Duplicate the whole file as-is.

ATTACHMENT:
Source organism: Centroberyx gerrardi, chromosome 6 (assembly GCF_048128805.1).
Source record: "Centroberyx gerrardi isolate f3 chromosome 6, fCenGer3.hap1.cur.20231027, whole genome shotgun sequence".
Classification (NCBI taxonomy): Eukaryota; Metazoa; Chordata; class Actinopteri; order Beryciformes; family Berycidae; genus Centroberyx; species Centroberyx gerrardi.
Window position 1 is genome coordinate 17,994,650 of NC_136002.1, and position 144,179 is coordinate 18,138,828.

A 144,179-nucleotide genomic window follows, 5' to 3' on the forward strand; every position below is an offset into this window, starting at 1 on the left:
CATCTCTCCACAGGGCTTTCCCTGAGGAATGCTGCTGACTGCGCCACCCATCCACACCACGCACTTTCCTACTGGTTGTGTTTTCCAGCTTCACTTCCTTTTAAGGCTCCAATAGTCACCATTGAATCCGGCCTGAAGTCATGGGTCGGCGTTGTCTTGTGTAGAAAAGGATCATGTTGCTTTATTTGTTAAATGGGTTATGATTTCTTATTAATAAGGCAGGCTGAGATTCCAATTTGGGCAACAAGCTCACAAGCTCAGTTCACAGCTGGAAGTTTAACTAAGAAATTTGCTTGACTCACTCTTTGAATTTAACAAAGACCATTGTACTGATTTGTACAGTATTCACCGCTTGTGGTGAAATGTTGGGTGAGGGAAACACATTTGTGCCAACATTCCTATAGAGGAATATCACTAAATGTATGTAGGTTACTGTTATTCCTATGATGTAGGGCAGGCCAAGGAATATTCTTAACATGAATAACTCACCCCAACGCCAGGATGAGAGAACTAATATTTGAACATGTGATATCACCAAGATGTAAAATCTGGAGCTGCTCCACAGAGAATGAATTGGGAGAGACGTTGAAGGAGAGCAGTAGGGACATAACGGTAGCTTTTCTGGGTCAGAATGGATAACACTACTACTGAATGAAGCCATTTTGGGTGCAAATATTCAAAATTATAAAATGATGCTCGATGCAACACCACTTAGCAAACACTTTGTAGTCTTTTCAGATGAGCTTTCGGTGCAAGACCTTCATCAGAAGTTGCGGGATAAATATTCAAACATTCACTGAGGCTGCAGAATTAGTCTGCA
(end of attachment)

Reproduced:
Source organism: Centroberyx gerrardi, chromosome 6 (assembly GCF_048128805.1).
Source record: "Centroberyx gerrardi isolate f3 chromosome 6, fCenGer3.hap1.cur.20231027, whole genome shotgun sequence".
Classification (NCBI taxonomy): Eukaryota; Metazoa; Chordata; class Actinopteri; order Beryciformes; family Berycidae; genus Centroberyx; species Centroberyx gerrardi.
Window position 1 is genome coordinate 17,994,650 of NC_136002.1, and position 144,179 is coordinate 18,138,828.

A 144,179-nucleotide genomic window follows, 5' to 3' on the forward strand; every position below is an offset into this window, starting at 1 on the left:
CATCTCTCCACAGGGCTTTCCCTGAGGAATGCTGCTGACTGCGCCACCCATCCACACCACGCACTTTCCTACTGGTTGTGTTTTCCAGCTTCACTTCCTTTTAAGGCTCCAATAGTCACCATTGAATCCGGCCTGAAGTCATGGGTCGGCGTTGTCTTGTGTAGAAAAGGATCATGTTGCTTTATTTGTTAAATGGGTTATGATTTCTTATTAATAAGGCAGGCTGAGATTCCAATTTGGGCAACAAGCTCACAAGCTCAGTTCACAGCTGGAAGTTTAACTAAGAAATTTGCTTGACTCACTCTTTGAATTTAACAAAGACCATTGTACTGATTTGTACAGTATTCACCGCTTGTGGTGAAATGTTGGGTGAGGGAAACACATTTGTGCCAACATTCCTATAGAGGAATATCACTAAATGTATGTAGGTTACTGTTATTCCTATGATGTAGGGCAGGCCAAGGAATATTCTTAACATGAATAACTCACCCCAACGCCAGGATGAGAGAACTAATATTTGAACATGTGATATCACCAAGATGTAAAATCTGGAGCTGCTCCACAGAGAATGAATTGGGAGAGACGTTGAAGGAGAGCAGTAGGGACATAACGGTAGCTTTTCTGGGTCAGAATGGATAACACTACTACTGAATGAAGCCATTTTGGGTGCAAATATTCAAAATTATAAAATGATGCTCGATGCAACACCACTTAGCAAACACTTTGTAGTCTTTTCAGATGAGCTTTCGGTGCAAGACCTTCATCAGAAGTTGCGGGATAAATATTCAAACATTCACTGAGGCTGCAGAATTAGTCTGCA